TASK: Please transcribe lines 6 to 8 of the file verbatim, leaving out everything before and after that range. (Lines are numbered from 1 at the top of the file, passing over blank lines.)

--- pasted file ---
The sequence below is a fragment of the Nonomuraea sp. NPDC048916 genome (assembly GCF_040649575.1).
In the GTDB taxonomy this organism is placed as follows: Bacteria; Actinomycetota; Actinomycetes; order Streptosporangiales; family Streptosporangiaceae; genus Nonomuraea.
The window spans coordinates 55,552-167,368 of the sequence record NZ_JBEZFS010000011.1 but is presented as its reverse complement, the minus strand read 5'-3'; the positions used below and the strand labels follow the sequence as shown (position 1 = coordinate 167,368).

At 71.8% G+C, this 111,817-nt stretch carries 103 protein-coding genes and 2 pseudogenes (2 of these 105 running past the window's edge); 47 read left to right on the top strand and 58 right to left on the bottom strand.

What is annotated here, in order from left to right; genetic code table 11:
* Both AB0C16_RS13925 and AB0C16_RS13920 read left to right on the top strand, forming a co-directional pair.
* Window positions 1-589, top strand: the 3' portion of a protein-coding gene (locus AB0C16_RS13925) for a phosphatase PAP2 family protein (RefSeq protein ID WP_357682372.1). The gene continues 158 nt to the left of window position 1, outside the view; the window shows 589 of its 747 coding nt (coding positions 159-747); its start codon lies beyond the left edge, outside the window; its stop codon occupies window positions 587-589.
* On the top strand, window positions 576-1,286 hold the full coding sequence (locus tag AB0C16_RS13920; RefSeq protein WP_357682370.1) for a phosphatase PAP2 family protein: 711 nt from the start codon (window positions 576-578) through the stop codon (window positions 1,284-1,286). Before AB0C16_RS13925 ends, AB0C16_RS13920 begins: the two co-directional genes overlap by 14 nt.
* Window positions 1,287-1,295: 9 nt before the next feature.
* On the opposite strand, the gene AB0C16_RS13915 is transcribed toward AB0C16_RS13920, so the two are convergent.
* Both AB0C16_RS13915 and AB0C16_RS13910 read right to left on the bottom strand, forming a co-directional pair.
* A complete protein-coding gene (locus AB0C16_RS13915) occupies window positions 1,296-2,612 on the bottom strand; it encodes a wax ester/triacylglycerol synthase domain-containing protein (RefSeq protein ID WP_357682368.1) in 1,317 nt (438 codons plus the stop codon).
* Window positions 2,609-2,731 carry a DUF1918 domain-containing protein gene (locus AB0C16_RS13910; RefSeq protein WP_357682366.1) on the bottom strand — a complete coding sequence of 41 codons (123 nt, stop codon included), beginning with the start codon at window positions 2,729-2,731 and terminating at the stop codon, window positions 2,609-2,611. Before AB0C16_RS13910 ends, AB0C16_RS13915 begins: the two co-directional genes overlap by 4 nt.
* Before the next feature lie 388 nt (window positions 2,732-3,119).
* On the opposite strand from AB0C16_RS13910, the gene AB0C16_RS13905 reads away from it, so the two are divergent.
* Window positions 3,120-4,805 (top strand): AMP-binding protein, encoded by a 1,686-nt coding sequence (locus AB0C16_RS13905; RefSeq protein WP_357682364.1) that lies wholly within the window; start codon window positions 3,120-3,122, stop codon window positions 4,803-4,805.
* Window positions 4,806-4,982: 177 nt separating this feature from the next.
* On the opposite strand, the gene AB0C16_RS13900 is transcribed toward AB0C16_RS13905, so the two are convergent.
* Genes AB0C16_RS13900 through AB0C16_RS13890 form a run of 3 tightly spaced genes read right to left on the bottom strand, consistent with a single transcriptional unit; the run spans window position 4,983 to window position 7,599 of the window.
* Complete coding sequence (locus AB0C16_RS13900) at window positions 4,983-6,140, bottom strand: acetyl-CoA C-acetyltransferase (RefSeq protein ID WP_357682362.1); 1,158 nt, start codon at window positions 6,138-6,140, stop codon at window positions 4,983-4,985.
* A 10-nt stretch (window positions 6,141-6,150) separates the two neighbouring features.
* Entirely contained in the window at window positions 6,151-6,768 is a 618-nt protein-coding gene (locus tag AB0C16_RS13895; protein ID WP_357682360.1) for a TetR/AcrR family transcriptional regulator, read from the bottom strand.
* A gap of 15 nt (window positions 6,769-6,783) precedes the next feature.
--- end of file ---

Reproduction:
* Both AB0C16_RS13925 and AB0C16_RS13920 read left to right on the top strand, forming a co-directional pair.
* Window positions 1-589, top strand: the 3' portion of a protein-coding gene (locus AB0C16_RS13925) for a phosphatase PAP2 family protein (RefSeq protein ID WP_357682372.1). The gene continues 158 nt to the left of window position 1, outside the view; the window shows 589 of its 747 coding nt (coding positions 159-747); its start codon lies beyond the left edge, outside the window; its stop codon occupies window positions 587-589.
* On the top strand, window positions 576-1,286 hold the full coding sequence (locus tag AB0C16_RS13920; RefSeq protein WP_357682370.1) for a phosphatase PAP2 family protein: 711 nt from the start codon (window positions 576-578) through the stop codon (window positions 1,284-1,286). Before AB0C16_RS13925 ends, AB0C16_RS13920 begins: the two co-directional genes overlap by 14 nt.